Step 2 – Preparing Court Forms

Form 4B: Application Cover Page

The set of documents you prepare for filing at court is called an “originating process.” Many of the documents have cover pages. Application cover pages are prepared according to the Queen’s Bench Rules.
 
To view a sample (blank), see Appendix C.

Notice of Application: Form 70E

Accompanying the cover page is the actual Notice of Application (Form 70E) of the Queen’s Bench Rules. The application sets out what order you would like the court to make.
 
Be sure to ask the court to have the other party share in the court costs.
 
To view a sample (blank), see Appendix D.
 
To view a sample (completed form), see Appendix E.
 
Once you have filed the Notice of Application in the court, you will get a hearing date and a court file number. ** Again, be sure to ask for court costs in this application.

Affidavit: Form 4D

You must provide an affidavit or affidavits which contain the evidence or the facts you want the court to know. See below for more information.

Grandparents will benefit from the advice of a lawyer in preparing affidavits.

The affidavit should include information that shows an order for access is in your grandchild’s best interests. The affidavit should also include basic relevant facts about the relationship with your grandchildren and an explanation of what is going on now including what access now exists, what attempts to negotiate have taken place, what kind of access you want, why you want to have access to the child and why it is in the child’s best interests that you have access. The information you give is to support your claim. All information included must be relevant to something in your case. Do not leave out important facts. For example, relevant information might be that last year you looked after the children every Monday evening, but it would be irrelevant or intentionally negative to also say that you did so while their mother was on a weekly date with a person whom you suspect is a drug dealer.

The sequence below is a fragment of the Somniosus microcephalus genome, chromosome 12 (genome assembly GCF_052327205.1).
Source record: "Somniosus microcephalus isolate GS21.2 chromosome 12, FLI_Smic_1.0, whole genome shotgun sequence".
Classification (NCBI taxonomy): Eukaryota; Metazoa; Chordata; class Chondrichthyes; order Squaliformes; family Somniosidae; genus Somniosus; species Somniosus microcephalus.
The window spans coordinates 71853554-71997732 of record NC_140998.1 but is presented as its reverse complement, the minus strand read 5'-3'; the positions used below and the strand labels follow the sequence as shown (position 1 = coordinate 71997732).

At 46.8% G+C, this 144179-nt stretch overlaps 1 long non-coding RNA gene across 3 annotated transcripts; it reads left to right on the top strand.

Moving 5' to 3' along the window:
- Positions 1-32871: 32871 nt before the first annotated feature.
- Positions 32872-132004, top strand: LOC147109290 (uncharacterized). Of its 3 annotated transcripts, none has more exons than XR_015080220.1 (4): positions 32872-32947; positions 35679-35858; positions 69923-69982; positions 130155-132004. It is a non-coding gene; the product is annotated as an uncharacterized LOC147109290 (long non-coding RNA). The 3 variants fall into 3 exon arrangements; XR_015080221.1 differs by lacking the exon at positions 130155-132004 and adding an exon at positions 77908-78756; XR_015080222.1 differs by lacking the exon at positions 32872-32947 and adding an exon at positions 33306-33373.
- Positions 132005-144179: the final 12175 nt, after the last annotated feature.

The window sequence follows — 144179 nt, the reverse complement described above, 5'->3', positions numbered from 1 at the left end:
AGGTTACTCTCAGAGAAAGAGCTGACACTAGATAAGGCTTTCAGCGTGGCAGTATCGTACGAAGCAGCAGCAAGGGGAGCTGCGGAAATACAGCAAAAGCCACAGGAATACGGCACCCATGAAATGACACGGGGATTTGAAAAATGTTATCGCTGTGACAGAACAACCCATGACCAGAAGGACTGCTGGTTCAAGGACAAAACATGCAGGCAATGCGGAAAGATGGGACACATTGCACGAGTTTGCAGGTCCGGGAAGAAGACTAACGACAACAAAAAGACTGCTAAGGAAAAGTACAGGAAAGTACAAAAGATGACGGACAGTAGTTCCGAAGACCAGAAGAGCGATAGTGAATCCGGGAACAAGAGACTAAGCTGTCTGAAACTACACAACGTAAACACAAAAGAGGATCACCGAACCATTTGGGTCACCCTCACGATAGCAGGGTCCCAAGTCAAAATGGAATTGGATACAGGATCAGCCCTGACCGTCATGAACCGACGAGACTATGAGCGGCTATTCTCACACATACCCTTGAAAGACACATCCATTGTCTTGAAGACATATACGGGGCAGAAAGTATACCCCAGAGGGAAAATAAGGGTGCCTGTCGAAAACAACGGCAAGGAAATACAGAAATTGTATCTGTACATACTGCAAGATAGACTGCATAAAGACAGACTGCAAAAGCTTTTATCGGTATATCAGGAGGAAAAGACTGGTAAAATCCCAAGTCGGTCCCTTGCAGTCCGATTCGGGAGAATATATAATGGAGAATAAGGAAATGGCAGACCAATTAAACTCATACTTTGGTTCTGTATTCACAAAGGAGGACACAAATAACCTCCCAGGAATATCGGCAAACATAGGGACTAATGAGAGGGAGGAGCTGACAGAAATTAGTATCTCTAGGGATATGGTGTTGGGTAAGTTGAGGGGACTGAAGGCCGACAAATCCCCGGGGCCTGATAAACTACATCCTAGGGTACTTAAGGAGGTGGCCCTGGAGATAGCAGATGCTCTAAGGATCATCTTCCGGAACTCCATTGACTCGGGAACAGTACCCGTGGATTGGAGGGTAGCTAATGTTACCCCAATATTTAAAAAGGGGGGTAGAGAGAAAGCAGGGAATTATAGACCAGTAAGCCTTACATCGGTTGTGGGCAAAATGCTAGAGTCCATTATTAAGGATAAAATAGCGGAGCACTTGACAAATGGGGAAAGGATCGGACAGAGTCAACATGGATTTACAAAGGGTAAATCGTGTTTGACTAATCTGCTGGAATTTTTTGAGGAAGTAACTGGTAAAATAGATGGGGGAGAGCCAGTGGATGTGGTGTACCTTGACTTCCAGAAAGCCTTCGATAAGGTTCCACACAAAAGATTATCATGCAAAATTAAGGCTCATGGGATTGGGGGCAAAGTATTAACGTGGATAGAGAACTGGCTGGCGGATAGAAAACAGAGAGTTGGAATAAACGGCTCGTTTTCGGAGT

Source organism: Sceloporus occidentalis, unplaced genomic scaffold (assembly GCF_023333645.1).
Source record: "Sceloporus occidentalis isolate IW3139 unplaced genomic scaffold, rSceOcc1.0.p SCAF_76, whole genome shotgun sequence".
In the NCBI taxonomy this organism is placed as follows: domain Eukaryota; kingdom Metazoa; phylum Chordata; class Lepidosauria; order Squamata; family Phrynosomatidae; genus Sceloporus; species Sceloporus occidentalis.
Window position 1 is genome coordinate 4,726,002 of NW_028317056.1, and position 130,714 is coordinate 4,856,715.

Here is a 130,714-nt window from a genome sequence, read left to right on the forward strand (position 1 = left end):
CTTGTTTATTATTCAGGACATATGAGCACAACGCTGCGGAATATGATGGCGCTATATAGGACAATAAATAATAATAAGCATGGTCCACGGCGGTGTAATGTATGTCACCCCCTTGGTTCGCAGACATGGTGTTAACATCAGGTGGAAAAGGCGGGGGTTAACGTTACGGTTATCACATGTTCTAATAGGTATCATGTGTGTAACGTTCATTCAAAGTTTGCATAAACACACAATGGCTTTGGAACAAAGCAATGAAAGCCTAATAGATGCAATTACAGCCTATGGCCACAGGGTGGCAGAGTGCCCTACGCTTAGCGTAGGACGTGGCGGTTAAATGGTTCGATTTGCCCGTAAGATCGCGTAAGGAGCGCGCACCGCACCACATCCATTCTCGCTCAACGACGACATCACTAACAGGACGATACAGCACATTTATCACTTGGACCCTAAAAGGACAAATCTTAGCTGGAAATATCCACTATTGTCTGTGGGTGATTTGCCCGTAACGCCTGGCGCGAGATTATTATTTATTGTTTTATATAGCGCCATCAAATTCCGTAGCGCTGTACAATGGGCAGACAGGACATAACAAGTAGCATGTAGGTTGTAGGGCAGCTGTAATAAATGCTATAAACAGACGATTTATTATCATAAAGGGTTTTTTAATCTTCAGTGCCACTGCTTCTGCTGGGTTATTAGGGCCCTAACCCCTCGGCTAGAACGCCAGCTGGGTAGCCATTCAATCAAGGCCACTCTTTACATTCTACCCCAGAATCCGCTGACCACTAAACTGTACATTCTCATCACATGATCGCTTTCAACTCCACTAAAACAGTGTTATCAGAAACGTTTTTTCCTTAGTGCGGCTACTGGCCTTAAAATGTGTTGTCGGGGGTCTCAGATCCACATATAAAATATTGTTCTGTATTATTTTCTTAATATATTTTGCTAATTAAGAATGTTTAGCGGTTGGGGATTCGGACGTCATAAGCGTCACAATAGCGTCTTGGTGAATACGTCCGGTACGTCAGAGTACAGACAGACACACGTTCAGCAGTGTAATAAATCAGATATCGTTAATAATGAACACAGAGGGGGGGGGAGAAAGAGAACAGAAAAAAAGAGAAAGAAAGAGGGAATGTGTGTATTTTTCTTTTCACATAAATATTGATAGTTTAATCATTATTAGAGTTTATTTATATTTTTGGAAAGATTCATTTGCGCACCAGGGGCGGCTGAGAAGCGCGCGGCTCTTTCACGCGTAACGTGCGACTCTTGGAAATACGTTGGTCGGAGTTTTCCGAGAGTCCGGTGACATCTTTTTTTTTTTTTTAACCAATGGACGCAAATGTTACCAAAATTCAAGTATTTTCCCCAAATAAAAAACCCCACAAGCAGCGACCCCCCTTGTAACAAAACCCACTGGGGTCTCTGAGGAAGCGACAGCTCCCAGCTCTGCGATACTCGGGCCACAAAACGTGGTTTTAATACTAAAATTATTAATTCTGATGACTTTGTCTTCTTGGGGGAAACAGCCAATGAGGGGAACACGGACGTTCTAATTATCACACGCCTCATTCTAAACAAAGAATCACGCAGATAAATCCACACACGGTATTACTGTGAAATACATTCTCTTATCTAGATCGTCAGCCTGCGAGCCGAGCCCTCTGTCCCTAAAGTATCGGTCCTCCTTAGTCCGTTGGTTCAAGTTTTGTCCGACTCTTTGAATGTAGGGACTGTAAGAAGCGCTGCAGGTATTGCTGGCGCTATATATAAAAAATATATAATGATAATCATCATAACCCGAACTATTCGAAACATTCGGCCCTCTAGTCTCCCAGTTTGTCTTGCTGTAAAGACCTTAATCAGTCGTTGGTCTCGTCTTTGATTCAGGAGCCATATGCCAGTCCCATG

In your affidavit, do not mention things that other people have told you (this is called hearsay), your opinions or argument. If you put things in your affidavit that should not be there, the other party could apply to court to have them removed and you may be ordered to pay towards their costs.
 
You must swear (or affirm) the information in the affidavit is true in front of a person who is qualified under The Manitoba Evidence Act (C.C.S.M. c. E150) to take affidavits (usually a Commissioner for Oaths).
 
To read the legislation on taking oaths for affidavits, see Appendix F.
To read the Queen’s Bench Rules on Affidavits, see Appendix G.
To view a sample affidavit (blank), see Appendix H.
To view a sample affidavit (completed form), see Appendix I.
 
The full text of The Manitoba Evidence Act C.C.S.M. c. E150 is available at these websites:
web2.gov.mb.ca/laws/statutes/ccsm/e150e.php
web2.gov.mb.ca/laws/index.php (Search Manitoba Evidence Act.)

Exhibits

Documents called “exhibits” can be attached to the affidavit to provide proof of the statements you made in the affidavit. Examples of exhibits include: a Child Abuse Registry Check, a Criminal Record Search Certificate, a note from the parents or a photograph of an event. When deciding what to provide as an exhibit, follow the same guidelines as for affidavits.
 
“Reach out to others – attend support groups or counselling, particularly support groups for grandparents. People who aren’t in the same situation often don’t understand what you’re going through.”